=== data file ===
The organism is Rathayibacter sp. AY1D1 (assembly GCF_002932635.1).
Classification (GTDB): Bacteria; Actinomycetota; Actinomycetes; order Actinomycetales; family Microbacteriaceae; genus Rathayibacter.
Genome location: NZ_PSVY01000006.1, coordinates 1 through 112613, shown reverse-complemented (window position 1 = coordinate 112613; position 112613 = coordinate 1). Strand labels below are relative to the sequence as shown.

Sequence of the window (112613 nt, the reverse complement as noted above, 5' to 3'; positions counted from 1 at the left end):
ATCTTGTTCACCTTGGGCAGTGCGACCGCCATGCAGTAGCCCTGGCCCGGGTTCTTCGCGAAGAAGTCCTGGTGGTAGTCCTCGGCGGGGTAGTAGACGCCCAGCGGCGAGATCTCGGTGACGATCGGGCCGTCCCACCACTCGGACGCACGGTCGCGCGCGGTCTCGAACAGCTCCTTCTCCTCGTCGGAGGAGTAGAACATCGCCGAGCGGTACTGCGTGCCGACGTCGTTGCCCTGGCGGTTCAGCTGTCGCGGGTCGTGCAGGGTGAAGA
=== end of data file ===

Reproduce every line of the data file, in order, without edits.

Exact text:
The organism is Rathayibacter sp. AY1D1 (assembly GCF_002932635.1).
Classification (GTDB): Bacteria; Actinomycetota; Actinomycetes; order Actinomycetales; family Microbacteriaceae; genus Rathayibacter.
Genome location: NZ_PSVY01000006.1, coordinates 1 through 112613, shown reverse-complemented (window position 1 = coordinate 112613; position 112613 = coordinate 1). Strand labels below are relative to the sequence as shown.

Sequence of the window (112613 nt, the reverse complement as noted above, 5' to 3'; positions counted from 1 at the left end):
ATCTTGTTCACCTTGGGCAGTGCGACCGCCATGCAGTAGCCCTGGCCCGGGTTCTTCGCGAAGAAGTCCTGGTGGTAGTCCTCGGCGGGGTAGTAGACGCCCAGCGGCGAGATCTCGGTGACGATCGGGCCGTCCCACCACTCGGACGCACGGTCGCGCGCGGTCTCGAACAGCTCCTTCTCCTCGTCGGAGGAGTAGAACATCGCCGAGCGGTACTGCGTGCCGACGTCGTTGCCCTGGCGGTTCAGCTGTCGCGGGTCGTGCAGGGTGAAGA